Before the European competitions, Zips Racing placed sixth out of 114 teams – outranking all U.S. teams – at Formula SAE Michigan in Brooklyn, Mich., in May, and ninth at Formula North 2018 in Ontario, Canada, in June. UA’s team was the only one from Ohio to finish in the top 10 in either competition.
Zips Racing is one of several successful student design teams in the College of Engineering at UA, which is the only university in the U.S. to have Formula, Baja, Human-Powered Vehicle, Concrete Canoe and Robotics teams all place in the top 10 in at least one of their respective competitions in the 2017-18 season.
“It is an incredible testament to UA’s College of Engineering that we are the only American engineering college that has this many top-ten finishes in this many competitions,” said Deckler. “And this happens year after year; this year isn’t just a fluke.”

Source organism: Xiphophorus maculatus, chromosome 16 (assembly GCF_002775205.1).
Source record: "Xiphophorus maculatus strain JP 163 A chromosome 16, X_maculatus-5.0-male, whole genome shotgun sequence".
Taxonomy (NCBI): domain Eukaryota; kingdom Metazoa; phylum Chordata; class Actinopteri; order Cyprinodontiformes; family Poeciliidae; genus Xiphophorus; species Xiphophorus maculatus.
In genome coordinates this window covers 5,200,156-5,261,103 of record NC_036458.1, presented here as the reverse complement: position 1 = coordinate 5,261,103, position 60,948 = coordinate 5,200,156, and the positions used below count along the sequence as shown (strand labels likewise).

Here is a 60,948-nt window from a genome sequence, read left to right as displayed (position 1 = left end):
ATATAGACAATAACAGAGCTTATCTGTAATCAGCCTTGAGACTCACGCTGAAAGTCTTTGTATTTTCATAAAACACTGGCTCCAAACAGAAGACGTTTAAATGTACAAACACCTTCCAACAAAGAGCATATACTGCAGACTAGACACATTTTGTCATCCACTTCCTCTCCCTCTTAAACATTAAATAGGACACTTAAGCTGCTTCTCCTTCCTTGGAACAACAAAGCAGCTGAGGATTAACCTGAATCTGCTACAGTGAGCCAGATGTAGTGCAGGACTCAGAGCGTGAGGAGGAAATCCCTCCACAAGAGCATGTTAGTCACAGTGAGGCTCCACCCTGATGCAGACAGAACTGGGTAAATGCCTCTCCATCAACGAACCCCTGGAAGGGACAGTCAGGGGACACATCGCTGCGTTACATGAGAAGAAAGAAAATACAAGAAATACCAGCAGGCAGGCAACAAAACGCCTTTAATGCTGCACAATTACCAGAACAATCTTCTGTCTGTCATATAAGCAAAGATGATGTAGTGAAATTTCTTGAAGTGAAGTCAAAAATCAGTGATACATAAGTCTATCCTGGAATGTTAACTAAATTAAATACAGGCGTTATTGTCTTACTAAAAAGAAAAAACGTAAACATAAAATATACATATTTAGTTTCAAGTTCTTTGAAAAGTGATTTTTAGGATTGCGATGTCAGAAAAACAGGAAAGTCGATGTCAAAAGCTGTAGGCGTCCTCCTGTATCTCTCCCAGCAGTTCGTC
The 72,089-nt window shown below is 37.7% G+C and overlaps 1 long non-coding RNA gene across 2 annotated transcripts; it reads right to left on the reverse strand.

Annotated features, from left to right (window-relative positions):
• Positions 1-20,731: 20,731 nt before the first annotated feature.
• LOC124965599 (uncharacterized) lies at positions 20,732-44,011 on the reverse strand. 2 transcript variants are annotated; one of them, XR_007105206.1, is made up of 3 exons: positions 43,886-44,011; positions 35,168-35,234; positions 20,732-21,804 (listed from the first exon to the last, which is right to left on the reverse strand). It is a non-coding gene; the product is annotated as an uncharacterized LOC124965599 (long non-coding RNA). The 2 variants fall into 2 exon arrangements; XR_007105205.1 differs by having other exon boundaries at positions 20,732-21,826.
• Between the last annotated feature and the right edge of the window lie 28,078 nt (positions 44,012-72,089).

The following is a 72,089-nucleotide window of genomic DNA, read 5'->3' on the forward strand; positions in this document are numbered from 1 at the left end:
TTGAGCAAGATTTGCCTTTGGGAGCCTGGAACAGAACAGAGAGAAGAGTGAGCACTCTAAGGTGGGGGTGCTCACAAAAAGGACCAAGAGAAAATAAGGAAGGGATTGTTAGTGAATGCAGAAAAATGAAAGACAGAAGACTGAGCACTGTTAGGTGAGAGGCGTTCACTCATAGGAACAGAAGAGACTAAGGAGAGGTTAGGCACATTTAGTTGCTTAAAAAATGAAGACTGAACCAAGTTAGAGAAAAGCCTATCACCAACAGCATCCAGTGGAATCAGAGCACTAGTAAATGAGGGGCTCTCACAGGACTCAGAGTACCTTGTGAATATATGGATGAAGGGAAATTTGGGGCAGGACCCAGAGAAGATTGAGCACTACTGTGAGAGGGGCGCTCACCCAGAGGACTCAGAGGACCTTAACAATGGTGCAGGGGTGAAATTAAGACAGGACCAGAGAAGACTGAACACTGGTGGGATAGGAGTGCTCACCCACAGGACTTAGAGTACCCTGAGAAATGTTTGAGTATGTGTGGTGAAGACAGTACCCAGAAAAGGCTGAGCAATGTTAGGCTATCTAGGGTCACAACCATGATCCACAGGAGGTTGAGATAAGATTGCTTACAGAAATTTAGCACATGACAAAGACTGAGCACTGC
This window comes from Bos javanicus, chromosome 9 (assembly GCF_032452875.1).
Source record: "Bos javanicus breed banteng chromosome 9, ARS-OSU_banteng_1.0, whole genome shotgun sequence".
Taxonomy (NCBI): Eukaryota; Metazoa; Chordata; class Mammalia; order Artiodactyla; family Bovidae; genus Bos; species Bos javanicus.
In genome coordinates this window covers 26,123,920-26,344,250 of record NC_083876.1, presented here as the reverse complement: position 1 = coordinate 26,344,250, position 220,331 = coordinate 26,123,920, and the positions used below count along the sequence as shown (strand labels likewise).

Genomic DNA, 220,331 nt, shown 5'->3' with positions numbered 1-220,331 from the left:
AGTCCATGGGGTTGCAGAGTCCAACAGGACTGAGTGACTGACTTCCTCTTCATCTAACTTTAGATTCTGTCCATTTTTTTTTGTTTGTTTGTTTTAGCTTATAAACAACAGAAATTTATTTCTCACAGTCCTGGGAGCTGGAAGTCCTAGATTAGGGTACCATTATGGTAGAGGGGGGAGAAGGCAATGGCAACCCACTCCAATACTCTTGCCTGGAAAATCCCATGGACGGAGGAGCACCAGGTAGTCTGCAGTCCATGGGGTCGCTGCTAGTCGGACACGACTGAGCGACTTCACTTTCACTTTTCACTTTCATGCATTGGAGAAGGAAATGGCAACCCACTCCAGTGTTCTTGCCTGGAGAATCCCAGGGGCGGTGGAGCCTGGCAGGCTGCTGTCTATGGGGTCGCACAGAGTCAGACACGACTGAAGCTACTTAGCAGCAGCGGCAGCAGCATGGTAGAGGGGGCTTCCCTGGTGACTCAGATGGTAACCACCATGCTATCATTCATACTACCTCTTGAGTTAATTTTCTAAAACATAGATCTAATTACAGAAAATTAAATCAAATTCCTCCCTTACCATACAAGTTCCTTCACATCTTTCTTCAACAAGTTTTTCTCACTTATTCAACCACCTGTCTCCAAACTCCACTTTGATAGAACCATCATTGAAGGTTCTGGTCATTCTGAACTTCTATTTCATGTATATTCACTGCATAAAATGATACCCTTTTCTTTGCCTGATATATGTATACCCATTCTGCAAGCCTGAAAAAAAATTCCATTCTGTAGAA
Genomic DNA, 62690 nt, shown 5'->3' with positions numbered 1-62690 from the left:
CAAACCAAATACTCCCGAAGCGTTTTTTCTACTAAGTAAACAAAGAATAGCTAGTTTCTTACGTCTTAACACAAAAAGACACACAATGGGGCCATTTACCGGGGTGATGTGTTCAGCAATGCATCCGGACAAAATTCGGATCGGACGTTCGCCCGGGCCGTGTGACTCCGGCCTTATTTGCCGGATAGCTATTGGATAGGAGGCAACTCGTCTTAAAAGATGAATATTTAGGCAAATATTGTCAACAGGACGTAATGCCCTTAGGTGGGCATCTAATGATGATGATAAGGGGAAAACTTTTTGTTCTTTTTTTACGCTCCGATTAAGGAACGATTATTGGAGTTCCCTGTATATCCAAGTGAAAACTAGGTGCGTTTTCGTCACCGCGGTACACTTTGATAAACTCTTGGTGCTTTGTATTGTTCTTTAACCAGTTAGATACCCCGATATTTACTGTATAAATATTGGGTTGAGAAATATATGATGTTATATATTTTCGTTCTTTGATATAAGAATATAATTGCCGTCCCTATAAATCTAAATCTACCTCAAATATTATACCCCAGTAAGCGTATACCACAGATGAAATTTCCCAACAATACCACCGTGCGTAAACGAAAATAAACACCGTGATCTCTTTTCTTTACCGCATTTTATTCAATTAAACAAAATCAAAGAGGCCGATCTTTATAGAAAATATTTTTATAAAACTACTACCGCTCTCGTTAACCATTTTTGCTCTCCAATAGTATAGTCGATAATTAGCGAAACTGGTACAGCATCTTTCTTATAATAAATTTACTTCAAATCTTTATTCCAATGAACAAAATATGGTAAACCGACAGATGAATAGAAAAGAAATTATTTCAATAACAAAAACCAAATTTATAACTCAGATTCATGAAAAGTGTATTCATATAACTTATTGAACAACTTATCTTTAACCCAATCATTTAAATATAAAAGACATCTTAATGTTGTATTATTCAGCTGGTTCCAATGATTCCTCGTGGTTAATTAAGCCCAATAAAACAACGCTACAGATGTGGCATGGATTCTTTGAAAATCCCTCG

OHSA has hit a Stow company with a hefty fine after audiograms of employees revealed 12 of them have suffered mild to moderate hearing loss since working there.
The Akron Beacon Journal is reporting Polystar Containment, located at 1676 Commerce Drive has been ordered to pay more than $331,000 in fines for exposing workers to excessive noise.
The company has 15 days to comply or contest.
A power outage affecting a portion of the University of Akron campus this morning.
According to Christine Boyd with UA, the outage is only affeting three residence halls, and no students are currently living there, as Fall Semester doesn't start for a couple of weeks yet.
Boyd says power should be restored to Bulger, Orr, and Ritchie Halls by Wednesday. No word on the cause of the outage yet.
(City of Akron) Today, Mayor Dan Horrigan joined the members of the new Akron Fulton Airport Advisory Board to announce the City of Akron’s recommitment to the future of the airport as an economic development driver for the city and region. The Akron Fulton Airport Advisory Board was formed earlier this year to make recommendations to City leadership and provide insight into how to best channel resources to catalyze business development.